Merriam-Webster's Word of the Day


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Build your vocabulary with Merriam-Webster's Word of the Day! Each day a Merriam-Webster editor offers insight into a fascinating new word -- explaining its meaning, current use, and little-known details about its origin.



July 11th, 2015

Episode 253 of 688 episodes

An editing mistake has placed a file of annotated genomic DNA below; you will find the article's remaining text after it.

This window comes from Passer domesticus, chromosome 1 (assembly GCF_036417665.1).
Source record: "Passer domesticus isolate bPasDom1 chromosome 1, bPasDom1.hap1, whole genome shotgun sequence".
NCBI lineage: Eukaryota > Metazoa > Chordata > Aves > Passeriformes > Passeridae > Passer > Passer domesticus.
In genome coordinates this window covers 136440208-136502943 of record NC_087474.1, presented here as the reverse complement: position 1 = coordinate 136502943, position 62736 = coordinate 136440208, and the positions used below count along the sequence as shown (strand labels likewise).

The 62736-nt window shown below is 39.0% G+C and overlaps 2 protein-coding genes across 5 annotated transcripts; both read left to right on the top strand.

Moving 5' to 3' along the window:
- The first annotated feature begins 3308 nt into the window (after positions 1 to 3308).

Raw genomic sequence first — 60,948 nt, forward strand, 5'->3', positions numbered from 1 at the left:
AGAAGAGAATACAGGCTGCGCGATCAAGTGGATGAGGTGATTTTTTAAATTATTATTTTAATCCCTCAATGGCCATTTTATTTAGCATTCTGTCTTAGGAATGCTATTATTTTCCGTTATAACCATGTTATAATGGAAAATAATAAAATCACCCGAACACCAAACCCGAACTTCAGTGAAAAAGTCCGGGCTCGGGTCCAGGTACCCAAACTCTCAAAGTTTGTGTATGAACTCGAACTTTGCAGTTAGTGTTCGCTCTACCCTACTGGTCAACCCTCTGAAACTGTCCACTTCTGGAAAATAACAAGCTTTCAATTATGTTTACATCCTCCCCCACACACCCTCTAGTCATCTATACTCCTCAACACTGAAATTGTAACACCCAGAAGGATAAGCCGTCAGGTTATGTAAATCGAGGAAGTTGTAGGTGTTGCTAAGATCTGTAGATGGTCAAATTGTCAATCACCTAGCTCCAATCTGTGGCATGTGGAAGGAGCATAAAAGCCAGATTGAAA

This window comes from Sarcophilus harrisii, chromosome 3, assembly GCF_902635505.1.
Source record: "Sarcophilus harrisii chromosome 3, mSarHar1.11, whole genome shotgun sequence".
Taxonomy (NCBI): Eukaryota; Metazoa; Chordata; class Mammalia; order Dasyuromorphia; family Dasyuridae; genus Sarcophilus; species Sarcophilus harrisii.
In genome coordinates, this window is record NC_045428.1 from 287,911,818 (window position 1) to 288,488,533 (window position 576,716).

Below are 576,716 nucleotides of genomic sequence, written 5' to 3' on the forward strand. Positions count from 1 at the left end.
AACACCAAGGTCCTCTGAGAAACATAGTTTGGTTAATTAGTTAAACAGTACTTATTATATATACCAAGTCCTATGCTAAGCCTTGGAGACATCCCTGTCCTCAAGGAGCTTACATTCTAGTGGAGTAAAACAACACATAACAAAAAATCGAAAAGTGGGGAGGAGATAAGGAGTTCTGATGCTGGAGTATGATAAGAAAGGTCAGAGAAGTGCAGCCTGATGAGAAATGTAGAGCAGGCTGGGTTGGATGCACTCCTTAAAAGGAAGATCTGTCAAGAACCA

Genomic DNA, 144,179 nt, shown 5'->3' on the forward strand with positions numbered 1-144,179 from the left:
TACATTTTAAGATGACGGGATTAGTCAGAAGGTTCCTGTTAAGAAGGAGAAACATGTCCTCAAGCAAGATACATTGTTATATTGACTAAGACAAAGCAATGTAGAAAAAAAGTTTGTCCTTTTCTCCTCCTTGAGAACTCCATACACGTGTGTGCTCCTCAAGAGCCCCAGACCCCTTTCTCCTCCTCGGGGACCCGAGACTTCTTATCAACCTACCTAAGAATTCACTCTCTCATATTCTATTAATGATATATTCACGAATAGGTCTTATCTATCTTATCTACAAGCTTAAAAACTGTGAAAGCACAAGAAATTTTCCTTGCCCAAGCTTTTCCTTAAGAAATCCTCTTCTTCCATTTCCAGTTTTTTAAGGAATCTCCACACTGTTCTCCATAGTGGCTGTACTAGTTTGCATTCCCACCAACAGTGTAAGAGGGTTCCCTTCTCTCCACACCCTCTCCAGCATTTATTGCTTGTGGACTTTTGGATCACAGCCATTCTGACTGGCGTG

Merriam-Webster's Word of the Day for July 11, 2015 is: foist \FOIST\ verb 1 a : to introduce or insert surreptitiously or without warrant b : to force another to accept especially by stealth or deceit 2 : to pass off as genuine or worthy Examples: It is possible to talk about politics without trying to foist your beliefs upon others. "People willingly download adware, often to get a free program, but it can also be foisted on them through vulnerabilities in their software." Jeremy Kirk, PCWorld, June 10, 2015 Did you know? An early sense of the word foist, now obsolete, referred to palming a phony die and secretly introducing it into a game at an opportune time. The action involved in this cheating tactic reflects the etymology of foist. The word is believed to derive from the obsolete Dutch verb vuisten, meaning "to take into one's hand." Vuisten in turn comes from vuyst, the Middle Dutch word for "fist," which itself is distantly related to the Old English ancestor of "fist." By the late 16th century foist was being used in English to mean "to insert surreptitiously," and it quickly acquired the meaning "to force another to accept by stealth or deceit."

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